Spend Matters welcomes another guest post from Jeff Muscarella of NPI, a spend management consultancy, focused on eliminating overspending on IT, telecom and shipping.
Oracle is well known for its open and consistent pricing practices, a welcome reprieve from the pricing behavior of some other enterprise software vendors. Unfortunately, this transparency also has a dark side. Assuming that a fair price equals the right deal, some companies have become complacent about optimizing their Oracle purchases and renewals.
The problem is that Oracle’s battlefield for revenue isn’t just about price. They strive just as fiercely for revenue through contract language and terms. Here are four examples of Oracle terms and practices that can result in customer overspending:
Dynamic contract language. Oracle’s support and licensing definitions change more often than many customers realize. Unless they are proactive about staying on top of this, many companies are uninformed about the timing, cost and compliance implications of these changes.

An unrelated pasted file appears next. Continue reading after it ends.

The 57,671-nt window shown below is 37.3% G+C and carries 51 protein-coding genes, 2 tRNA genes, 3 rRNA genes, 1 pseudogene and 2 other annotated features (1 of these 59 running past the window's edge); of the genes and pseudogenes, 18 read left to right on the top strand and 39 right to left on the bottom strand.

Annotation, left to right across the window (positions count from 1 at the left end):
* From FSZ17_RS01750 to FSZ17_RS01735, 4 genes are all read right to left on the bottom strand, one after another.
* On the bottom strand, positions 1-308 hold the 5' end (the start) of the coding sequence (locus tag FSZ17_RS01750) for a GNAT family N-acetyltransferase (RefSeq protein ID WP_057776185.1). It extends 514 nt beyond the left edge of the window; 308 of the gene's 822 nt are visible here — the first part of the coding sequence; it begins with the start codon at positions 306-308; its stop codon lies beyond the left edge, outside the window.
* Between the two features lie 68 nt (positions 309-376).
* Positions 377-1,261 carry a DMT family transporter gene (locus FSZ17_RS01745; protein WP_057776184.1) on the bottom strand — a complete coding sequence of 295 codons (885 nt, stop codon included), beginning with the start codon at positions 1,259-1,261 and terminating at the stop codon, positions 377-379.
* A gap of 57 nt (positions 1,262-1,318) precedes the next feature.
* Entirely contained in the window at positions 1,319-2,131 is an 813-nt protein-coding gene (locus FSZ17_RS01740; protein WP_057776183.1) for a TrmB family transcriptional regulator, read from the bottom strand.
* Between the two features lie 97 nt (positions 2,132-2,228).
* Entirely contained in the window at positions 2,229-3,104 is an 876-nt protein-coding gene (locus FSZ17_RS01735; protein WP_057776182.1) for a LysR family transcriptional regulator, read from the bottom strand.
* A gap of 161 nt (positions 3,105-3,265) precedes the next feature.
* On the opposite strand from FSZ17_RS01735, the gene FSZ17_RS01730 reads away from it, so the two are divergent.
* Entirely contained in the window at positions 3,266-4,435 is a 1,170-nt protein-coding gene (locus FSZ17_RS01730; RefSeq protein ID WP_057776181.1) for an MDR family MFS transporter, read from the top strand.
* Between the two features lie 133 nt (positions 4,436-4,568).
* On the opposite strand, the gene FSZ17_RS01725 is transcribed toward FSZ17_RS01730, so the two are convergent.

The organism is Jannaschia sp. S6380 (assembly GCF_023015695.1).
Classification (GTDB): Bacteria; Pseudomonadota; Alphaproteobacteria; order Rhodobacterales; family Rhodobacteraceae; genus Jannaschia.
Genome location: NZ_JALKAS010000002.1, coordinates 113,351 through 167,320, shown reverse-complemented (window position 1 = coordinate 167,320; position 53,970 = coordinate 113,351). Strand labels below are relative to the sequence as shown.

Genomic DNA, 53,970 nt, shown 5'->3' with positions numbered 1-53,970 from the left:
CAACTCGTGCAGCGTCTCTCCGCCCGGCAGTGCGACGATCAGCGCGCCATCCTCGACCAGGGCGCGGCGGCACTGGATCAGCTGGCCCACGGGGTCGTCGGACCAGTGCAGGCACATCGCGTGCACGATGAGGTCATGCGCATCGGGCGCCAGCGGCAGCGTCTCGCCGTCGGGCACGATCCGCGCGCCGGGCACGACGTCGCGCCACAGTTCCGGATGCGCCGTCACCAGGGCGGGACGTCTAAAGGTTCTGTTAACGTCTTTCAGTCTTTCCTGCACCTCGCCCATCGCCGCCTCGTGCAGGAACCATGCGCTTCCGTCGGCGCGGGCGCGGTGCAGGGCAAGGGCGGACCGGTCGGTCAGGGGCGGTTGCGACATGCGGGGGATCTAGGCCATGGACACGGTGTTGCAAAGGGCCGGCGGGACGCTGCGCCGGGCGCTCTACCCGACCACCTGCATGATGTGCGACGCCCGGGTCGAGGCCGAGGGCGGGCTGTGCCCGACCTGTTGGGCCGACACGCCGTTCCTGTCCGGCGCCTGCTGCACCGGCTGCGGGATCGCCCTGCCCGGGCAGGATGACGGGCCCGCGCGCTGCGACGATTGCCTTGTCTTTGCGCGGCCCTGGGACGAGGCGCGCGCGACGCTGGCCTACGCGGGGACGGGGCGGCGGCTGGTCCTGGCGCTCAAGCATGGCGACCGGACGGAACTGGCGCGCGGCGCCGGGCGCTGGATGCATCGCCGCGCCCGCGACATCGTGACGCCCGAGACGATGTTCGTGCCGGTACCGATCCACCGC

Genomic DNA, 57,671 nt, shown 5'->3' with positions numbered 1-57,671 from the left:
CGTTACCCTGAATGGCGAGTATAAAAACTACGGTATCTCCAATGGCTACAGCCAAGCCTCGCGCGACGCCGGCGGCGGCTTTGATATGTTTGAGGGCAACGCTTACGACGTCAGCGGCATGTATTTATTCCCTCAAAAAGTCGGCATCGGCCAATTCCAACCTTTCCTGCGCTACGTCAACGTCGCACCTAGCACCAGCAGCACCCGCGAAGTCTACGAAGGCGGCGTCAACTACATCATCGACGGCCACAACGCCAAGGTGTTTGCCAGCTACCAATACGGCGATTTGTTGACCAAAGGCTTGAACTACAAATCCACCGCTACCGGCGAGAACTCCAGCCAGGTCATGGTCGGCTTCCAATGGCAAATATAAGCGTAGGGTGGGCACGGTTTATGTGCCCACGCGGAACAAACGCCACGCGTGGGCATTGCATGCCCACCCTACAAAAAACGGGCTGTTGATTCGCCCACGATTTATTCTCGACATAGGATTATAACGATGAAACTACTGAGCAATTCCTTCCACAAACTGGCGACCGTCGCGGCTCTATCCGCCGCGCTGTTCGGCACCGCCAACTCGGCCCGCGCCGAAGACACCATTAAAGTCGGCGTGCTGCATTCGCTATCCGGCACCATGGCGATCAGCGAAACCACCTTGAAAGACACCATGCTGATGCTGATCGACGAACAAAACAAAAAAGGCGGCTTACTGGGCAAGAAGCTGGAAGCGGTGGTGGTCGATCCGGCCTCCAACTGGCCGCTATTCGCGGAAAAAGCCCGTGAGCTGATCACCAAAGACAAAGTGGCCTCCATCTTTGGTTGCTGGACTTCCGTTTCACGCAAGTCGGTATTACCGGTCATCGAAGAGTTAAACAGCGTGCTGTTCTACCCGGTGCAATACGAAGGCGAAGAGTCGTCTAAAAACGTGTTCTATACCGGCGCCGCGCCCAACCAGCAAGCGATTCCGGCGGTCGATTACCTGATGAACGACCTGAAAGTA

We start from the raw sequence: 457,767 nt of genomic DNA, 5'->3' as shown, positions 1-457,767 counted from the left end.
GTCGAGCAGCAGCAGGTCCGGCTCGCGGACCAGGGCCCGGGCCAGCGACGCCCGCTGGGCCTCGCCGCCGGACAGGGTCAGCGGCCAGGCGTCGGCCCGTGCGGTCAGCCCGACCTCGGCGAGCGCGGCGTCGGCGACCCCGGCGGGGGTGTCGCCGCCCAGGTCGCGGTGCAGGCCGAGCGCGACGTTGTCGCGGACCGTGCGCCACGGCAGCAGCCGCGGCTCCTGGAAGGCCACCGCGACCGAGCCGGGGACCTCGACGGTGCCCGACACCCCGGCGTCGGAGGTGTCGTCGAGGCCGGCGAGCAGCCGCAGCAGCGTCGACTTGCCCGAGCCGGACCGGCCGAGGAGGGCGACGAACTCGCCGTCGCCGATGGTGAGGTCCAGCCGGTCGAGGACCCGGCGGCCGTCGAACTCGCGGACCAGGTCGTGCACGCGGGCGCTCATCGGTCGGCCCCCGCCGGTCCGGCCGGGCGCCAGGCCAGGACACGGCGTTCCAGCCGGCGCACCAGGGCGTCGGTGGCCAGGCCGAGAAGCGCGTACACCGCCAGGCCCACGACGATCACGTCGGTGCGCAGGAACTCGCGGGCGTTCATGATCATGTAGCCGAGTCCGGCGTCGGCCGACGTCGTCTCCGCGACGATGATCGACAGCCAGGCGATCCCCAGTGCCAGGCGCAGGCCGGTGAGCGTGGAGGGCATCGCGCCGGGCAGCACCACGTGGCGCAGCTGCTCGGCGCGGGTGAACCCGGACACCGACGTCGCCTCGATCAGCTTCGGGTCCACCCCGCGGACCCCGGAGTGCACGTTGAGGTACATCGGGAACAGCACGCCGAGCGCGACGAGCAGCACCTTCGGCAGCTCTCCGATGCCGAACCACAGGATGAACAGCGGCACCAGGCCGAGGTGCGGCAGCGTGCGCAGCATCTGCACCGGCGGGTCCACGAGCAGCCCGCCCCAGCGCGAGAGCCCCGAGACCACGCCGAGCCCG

“Scoping down” of licensing rights. Oracle’s sales channel is well versed at eroding customers’ licensing rights via “subtle” constraints during new purchase and renewal negotiations. In reality, these constraints can have a substantial cost impact over the term of the contract.
Penalizing customers that choose not to upgrade. Oracle frequently enforces a 10 percent cost penalty on customers that forego upgrades and advance through later stages of the support lifecycle. This is a double blow for customers that are already paying Oracle for premium support services, including annual rate increases.
ULA lock-in. NPI’s research indicates that over 75 percent of Oracle ULA customers would pay less over the term of their contract if they purchased “a la carte.” ULAs aren’t for everyone and often impede customer’s IT flexibility.
Companies looking to renew or purchase with Oracle must have absolute clarity on contract terms and conditions, stay up to date with dynamic contract language, and understand the long-term flexibility and cost impacts of their licensing and support choices. Without this knowledge, companies can’t assume they’re getting the optimal deal when in fact, it would be safe to assume the opposite.